And the good news is that this dual-nozzle, high-speed printer is actually incredibly easy to operate. You essentially drag and drop objects downloaded from the web and the printer gets to work. The included Automaker software makes that process foolproof, and while the objects take a while to print they are generally high quality (though with the imperfections typical of 3D printing that you can see above).
This object, when cleaned up, is a scale model of the heads on Easter Island. It now sites pride of place on my desk at work. I made this object. It didn't exist before, then I pressed print and 45 minutes later it did. No, it wasn't perfect. But it's mine. Look for our full review of the Robox in the new year.
4. My Very Own Prison
Prison Architect is an early-access video game that lets you design, build and operate a prison. It's astonishingly addictive and fun, and the end of 2014 has been dominated for me by my attempts to create the perfect functioning detention centre. I love each of my failed designs as much as any drawing or 3D print-out, and while I may have recently travelled down a prison design rabbit hole (I am fixated with building a maze-like perfect system with 150 guards for one single, doomed prisoner) I am sure I'll be creating stuff with it well into 2015.
Music has always been a hobby, but this year I decided with the help of apps like Garageband, Beatwave, Reason and Figure to put my creativity to the test and make a series of fake bands, each with fake SoundCloud pages, and a fake record label, just for the hell of it. The result was lots of terrible music, a few personal gems, and a lot of strange, confusing fun.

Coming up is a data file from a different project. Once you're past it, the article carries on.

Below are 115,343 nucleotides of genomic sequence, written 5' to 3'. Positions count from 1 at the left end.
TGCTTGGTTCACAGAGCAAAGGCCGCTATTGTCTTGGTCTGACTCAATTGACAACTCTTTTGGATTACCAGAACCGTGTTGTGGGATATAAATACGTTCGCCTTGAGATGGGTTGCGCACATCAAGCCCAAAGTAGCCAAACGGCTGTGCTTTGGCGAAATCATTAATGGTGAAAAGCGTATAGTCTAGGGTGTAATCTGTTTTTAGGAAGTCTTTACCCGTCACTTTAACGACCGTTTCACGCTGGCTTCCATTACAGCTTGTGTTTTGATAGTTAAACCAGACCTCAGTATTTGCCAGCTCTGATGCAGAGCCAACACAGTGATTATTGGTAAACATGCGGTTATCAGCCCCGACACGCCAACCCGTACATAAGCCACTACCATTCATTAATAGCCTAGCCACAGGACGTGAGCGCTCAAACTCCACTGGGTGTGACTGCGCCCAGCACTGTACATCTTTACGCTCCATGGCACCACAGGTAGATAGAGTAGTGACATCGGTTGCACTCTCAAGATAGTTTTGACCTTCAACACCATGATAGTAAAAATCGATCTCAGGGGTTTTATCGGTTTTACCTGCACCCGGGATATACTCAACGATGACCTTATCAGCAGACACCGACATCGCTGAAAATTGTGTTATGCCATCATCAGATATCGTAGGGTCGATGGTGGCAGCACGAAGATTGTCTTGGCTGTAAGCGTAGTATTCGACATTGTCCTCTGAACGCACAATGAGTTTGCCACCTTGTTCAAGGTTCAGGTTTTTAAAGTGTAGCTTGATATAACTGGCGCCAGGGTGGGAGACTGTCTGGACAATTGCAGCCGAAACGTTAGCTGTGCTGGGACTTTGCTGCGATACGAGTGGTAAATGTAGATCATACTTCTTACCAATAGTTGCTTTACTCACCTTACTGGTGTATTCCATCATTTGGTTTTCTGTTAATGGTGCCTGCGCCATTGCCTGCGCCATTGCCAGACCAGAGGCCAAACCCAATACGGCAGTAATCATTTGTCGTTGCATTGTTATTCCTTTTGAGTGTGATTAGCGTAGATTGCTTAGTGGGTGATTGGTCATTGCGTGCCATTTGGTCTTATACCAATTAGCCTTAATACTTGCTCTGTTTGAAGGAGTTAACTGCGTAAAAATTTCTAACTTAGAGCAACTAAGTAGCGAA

Beatwave in particular has been a great creative highlight of 2014. This generative drum machine-style music app for the iPad is an excellent way to get started with music even if you've never picked up an instrument. Read our full review here.
You don't want to know about the novel I wrote this year. What's important is the tech I used to do it. Enter Scrivener, one of those amazing apps that seems to exist in a vacuum, maintained by small-scale geniuses until you need it and then - suddenly - it pops into existence and saves your life.
This app lets you build a manuscript in small steps, linking little documents together into one easily editable whole. As anyone who has ever tried to write anything of length in Word knows, that's a real breakthrough if the app is simple and reliable enough to work. Luckily Scrivener is. You can sync it with Dropbox and run it on Mac or PC too. With my laptop in my bag, I've been able to write an 80,000 word book in half hour chunks before work and during lunch. That's all thanks to technology.
This photo was taken on my old Fuji X10. But that's not important. What's important is that I was looking into Panasonic's Smart Mirror at the time - a prototype device that can take your image and apply makeup live so you can see what you look like before you actually put it on. No, you can't buy one (yet) but it was some of the most oddly creative and unexpected fun I had with tech all year.